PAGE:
Everywhere I go these days, there are Priuses.
At work, I occasionally amuse myself by counting the number of Priuses I pass in the parking lot on the way to my bike. (My shiny new Prius spends most of its time sitting in my parking lot at home, unused; I bike to work, and don't tend go anywhere else more than once every few days.) The number kept going up for a while, but it seems to have more or less levelled off recently. (Okay, so I don't actually count per se, just get a general sense of how many there are.) I still have the probably-annoying habit of saying, "Look, a Prius!" every time I see one while I'm out driving with someone. At some point, presumably the novelty will wear off, probably shortly before everyone in Silicon Valley owns one.
I think what's going on is that the only other car I've ever owned was not a common or popular one. There are two or three other Geo Metros in my neighborhood, but I only ever saw one maybe once every couple of weeks; it made me feel like I was part of a secret club of Metro owners or something, especially when I saw one the same color as mine. So that "Hey, cool, they have the same car as me!" reaction hasn't yet adjusted to the fact that the Prius is a far more popular car, at least in this area.
I now know six people/families (in various places, not just here) who have Priuses (though a couple of those are the older model): Jeremy & Amy, Jessica & Stewart, Jeff H, Lola, Vardibidian & co, Jay & Holly. I imagine that number will go up over time.
Especially since the tax incentives for hybrids are improving in 2006. Until the end of 2005, the incentive is a $2000 deduction (that is, you get to reduce your taxable income by $2000); starting in 2006, you get a tax credit instead, which is to say you get to reduce your taxes paid by an amount ranging from $400 to $3400 (depending on the car model). For some income levels and some car models, that won't be as good as the $2000 deduction, but for most people it'll be better. Looks like the Prius credit will be somewhere in the $2700-$3200 range. Note, however, that the credit will go away over time, depending on the number of cars sold by a given manufacturer; the credit may be cut by half for Toyota cars as soon as September of 2006.
What else? Vardibidian has some comments about the Prius; note that a couple of the pluses listed are also available in other cars. I suppose I could take this opportunity to give an abbreviated version of my own such list, but it's still pretty much the same as it was from the start:
Pros: Gas mileage; high-tech look; fairly roomy interior.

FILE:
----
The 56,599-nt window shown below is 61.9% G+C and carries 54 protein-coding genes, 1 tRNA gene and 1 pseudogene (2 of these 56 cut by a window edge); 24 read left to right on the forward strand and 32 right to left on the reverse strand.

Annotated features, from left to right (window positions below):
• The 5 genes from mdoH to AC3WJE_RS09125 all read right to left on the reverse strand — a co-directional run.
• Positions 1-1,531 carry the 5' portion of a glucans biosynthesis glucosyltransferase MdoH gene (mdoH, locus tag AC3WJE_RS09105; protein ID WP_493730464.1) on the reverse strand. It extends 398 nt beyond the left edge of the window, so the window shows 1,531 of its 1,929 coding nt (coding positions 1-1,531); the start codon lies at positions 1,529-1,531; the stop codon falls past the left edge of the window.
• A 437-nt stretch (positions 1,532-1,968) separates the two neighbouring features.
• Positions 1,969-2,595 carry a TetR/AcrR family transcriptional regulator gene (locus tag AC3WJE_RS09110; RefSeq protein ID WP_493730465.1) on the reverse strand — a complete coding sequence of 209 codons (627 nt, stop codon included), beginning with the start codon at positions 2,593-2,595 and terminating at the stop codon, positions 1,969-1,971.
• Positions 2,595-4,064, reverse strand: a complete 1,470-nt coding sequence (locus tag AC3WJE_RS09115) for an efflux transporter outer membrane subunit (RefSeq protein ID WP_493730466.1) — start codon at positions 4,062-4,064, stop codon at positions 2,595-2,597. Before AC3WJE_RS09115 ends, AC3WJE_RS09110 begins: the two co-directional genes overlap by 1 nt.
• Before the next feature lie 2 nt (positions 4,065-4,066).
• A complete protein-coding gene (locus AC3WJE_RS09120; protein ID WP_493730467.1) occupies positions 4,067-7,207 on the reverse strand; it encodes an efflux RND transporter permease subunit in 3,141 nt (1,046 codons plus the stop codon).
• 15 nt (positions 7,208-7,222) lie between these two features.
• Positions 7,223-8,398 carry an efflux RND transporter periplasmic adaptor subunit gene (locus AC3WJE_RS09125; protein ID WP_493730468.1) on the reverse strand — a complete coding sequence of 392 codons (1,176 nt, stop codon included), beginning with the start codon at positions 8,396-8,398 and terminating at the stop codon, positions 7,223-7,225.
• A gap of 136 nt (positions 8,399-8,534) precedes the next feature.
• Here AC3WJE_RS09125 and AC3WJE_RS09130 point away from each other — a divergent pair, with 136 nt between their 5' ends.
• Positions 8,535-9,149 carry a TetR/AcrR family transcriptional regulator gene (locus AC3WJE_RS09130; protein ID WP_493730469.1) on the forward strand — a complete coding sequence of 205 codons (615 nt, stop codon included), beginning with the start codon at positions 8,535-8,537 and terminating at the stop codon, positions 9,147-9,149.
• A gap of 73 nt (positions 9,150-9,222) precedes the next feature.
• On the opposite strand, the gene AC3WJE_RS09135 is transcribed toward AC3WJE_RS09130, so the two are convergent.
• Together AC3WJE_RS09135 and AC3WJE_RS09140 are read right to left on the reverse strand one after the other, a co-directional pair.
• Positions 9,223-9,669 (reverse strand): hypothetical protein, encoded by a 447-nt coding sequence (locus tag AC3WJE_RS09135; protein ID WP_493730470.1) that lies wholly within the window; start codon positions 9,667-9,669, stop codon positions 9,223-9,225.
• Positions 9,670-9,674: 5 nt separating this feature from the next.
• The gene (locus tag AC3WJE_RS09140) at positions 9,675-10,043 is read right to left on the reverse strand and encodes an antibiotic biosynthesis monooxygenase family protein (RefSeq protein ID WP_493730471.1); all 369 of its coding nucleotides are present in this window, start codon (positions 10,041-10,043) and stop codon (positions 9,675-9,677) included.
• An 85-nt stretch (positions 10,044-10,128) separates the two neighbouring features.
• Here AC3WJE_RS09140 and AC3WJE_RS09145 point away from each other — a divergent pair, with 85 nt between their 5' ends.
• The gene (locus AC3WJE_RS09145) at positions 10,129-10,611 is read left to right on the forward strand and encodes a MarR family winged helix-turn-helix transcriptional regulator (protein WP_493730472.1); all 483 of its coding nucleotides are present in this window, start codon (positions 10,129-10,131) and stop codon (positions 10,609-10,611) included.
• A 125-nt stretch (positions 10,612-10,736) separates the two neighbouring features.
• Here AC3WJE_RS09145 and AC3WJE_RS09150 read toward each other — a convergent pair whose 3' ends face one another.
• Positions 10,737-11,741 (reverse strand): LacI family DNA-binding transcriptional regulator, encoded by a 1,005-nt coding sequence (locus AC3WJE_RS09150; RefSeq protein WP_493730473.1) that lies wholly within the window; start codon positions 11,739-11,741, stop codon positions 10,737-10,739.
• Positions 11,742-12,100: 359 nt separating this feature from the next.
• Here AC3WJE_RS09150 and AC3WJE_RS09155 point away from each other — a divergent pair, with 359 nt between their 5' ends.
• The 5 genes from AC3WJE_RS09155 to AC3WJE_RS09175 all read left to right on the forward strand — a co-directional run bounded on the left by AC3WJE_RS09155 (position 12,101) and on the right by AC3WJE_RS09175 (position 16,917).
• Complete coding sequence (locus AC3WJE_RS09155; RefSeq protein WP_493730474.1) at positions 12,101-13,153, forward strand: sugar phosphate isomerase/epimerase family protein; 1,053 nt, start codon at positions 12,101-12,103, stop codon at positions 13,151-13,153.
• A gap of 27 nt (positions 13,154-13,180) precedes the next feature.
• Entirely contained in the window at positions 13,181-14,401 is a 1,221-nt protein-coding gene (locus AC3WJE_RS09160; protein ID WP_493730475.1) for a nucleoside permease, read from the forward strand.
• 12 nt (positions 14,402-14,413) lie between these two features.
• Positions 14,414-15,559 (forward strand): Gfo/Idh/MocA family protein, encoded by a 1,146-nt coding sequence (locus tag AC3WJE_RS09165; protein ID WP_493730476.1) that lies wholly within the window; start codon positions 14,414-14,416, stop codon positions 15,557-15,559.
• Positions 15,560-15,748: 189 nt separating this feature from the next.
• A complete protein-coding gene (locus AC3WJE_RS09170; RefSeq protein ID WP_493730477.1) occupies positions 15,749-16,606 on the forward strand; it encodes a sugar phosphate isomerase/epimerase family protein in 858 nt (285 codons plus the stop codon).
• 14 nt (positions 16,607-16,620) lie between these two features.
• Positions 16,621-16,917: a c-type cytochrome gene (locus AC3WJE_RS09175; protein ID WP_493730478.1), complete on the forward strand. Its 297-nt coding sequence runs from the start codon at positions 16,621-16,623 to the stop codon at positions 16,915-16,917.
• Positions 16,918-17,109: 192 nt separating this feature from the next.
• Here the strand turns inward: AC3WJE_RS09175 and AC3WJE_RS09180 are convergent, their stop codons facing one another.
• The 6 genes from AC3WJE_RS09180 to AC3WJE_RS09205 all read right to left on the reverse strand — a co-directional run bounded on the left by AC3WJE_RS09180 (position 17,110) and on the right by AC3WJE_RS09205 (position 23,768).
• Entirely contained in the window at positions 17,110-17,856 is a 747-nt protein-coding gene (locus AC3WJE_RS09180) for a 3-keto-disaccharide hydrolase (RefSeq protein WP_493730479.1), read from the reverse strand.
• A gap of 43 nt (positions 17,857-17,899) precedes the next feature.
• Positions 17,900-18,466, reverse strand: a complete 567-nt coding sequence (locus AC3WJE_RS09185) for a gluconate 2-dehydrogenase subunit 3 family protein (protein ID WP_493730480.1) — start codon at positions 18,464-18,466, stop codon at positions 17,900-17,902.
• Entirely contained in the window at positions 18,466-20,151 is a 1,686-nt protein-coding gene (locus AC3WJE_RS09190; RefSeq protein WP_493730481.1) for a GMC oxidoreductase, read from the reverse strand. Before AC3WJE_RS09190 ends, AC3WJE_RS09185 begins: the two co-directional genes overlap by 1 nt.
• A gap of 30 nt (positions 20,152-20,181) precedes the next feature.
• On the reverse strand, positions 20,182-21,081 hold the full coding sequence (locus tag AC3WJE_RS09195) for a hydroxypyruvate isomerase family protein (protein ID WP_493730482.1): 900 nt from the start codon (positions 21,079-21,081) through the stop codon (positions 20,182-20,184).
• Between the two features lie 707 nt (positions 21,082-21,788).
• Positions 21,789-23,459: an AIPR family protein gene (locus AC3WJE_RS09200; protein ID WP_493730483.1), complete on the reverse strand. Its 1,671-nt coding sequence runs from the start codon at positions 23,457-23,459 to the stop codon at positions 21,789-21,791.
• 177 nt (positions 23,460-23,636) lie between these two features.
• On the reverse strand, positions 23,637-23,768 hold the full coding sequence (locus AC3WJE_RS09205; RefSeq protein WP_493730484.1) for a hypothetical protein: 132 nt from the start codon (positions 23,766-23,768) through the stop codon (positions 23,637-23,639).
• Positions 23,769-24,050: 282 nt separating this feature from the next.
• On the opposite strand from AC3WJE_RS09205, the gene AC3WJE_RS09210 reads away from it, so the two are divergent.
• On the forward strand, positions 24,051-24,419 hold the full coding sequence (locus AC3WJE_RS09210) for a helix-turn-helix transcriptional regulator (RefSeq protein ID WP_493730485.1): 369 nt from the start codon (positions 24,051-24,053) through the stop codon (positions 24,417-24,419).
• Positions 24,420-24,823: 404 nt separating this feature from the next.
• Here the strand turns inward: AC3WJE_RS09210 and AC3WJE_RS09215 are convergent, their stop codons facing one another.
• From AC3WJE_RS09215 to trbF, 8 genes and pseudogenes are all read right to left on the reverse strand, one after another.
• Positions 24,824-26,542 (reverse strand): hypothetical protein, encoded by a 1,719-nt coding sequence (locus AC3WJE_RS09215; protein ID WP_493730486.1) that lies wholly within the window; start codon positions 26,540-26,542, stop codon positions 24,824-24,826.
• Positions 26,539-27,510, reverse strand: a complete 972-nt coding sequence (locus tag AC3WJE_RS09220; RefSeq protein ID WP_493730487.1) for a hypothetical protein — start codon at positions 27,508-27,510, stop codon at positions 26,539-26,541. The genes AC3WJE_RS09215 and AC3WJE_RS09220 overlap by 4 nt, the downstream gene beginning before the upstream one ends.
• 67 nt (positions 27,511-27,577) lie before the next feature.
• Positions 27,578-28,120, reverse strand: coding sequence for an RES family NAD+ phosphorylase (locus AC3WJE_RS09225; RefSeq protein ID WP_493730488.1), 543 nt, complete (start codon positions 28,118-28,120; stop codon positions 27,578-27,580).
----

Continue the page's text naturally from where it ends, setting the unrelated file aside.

Cons: Bad UI design in most aspects of the dashboard (they really ought to hire a usability expert); very poor visibility (even compared to other 2005 cars) from the driver's seat to certain outside areas.
Also, the mileage still isn't where I would like it to be; I'm usually getting low- to mid-40s. Which is great compared to most cars, but not as high as I was hoping, and no better than my old Metro. I can probably continue to improve it slightly as I learn how to better coax MPG out of the car, but I'm already doing a lot of the things you're supposed to do. Actually, possibly my car's most salutary effect on the environment has been the fact that the mileage isn't as good on very short trips as on longer ones, so my desire to keep the MPG up has helped push me toward biking to work regularly. (As has the parking-space shortage at work.)
I did get my carpool lane stickers, and applied them to the car; they're not as intrusive as they initially looked like they'd be. So far, I haven't actually driven solo in the carpool lane during rush hour in my car, and the carpool lanes are getting crowded again (I think the Valley's economy is recovering, if increasing traffic levels are any indication) so I don't know if it'll actually provide any benefit for me personally. But a potentially useful option to have, and although I'm a little dubious about the idea of letting hybrids into the carpool lanes, I'm not so dubious that I won't take advantage of it should the occasion arise.
One more thing: I still haven't named the car. I enjoyed various people's suggestions for names, but none of them seemed quite right for this car. So if you have other suggestions, send 'em along. The license plate starts with NWD, which could be pronounced like "nude," but I don't think I want to use "nude" in the car's name.